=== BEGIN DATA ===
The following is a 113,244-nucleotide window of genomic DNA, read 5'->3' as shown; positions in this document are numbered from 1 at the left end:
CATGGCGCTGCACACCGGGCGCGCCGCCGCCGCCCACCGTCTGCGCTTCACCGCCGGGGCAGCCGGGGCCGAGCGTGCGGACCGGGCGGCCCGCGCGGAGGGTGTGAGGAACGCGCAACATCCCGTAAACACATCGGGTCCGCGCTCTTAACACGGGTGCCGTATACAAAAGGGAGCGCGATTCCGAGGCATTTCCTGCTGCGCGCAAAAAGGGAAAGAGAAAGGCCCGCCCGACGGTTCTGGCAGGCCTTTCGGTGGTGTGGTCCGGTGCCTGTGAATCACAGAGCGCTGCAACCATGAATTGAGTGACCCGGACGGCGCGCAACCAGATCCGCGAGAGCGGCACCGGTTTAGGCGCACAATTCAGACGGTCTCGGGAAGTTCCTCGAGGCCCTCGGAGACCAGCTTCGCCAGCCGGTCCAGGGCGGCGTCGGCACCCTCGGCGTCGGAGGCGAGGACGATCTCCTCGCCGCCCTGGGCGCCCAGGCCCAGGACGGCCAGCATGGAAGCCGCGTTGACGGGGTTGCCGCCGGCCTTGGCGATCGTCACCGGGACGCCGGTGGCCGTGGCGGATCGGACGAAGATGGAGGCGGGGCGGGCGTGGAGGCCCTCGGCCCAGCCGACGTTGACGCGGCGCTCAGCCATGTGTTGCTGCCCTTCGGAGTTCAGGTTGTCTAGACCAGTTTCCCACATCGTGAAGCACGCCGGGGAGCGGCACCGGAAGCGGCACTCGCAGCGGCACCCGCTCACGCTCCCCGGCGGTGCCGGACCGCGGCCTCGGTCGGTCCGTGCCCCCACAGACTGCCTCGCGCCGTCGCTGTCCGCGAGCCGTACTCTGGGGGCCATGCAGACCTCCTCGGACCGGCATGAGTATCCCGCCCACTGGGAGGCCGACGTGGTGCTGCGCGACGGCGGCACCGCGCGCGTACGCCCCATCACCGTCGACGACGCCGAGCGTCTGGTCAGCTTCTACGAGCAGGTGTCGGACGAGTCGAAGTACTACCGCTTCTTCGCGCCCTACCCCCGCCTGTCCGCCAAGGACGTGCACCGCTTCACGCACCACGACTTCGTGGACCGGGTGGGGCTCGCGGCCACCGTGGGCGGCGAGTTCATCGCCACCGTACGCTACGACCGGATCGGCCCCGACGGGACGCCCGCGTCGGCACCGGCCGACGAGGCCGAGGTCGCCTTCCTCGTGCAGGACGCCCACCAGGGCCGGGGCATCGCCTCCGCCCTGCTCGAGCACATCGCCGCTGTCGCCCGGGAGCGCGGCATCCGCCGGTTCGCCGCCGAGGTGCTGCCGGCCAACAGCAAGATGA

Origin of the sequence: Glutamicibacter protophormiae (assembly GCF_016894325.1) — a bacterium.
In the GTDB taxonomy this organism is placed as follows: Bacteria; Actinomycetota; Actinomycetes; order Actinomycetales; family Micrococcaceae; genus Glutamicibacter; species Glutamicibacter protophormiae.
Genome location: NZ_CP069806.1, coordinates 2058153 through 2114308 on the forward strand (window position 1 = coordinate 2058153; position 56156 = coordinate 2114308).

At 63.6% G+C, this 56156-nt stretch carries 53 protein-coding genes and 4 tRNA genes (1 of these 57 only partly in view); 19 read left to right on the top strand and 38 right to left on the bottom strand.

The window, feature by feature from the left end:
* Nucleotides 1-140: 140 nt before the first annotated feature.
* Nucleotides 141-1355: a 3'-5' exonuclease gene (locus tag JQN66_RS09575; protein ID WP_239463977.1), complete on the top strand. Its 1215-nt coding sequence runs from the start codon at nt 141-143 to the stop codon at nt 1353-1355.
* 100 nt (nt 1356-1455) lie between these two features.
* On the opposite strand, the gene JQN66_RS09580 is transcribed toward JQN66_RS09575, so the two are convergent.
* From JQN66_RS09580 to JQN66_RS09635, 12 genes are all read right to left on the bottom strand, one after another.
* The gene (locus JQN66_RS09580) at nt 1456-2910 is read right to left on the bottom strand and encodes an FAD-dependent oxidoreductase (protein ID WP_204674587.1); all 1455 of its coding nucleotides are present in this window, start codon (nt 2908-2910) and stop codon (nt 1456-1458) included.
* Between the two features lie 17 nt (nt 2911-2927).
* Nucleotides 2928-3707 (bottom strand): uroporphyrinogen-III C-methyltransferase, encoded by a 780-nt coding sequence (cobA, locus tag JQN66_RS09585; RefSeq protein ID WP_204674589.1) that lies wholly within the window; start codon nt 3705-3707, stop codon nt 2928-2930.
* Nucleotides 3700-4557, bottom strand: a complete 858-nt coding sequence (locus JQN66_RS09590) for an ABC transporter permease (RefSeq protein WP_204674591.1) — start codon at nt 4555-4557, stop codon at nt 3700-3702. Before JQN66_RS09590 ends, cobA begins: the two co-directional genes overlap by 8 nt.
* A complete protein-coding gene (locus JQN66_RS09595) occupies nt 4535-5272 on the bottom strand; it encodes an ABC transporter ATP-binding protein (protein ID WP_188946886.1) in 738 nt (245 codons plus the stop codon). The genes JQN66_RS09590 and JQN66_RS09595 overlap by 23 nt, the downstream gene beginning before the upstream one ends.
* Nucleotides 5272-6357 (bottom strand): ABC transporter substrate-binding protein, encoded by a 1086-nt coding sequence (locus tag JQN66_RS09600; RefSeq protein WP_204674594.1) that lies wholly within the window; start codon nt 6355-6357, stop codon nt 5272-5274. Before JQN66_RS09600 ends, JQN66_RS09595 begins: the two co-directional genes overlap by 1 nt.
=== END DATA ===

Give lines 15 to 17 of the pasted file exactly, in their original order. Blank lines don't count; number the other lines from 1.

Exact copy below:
* Nucleotides 2928-3707 (bottom strand): uroporphyrinogen-III C-methyltransferase, encoded by a 780-nt coding sequence (cobA, locus tag JQN66_RS09585; RefSeq protein ID WP_204674589.1) that lies wholly within the window; start codon nt 3705-3707, stop codon nt 2928-2930.
* Nucleotides 3700-4557, bottom strand: a complete 858-nt coding sequence (locus JQN66_RS09590) for an ABC transporter permease (RefSeq protein WP_204674591.1) — start codon at nt 4555-4557, stop codon at nt 3700-3702. Before JQN66_RS09590 ends, cobA begins: the two co-directional genes overlap by 8 nt.
* A complete protein-coding gene (locus JQN66_RS09595) occupies nt 4535-5272 on the bottom strand; it encodes an ABC transporter ATP-binding protein (protein ID WP_188946886.1) in 738 nt (245 codons plus the stop codon). The genes JQN66_RS09590 and JQN66_RS09595 overlap by 23 nt, the downstream gene beginning before the upstream one ends.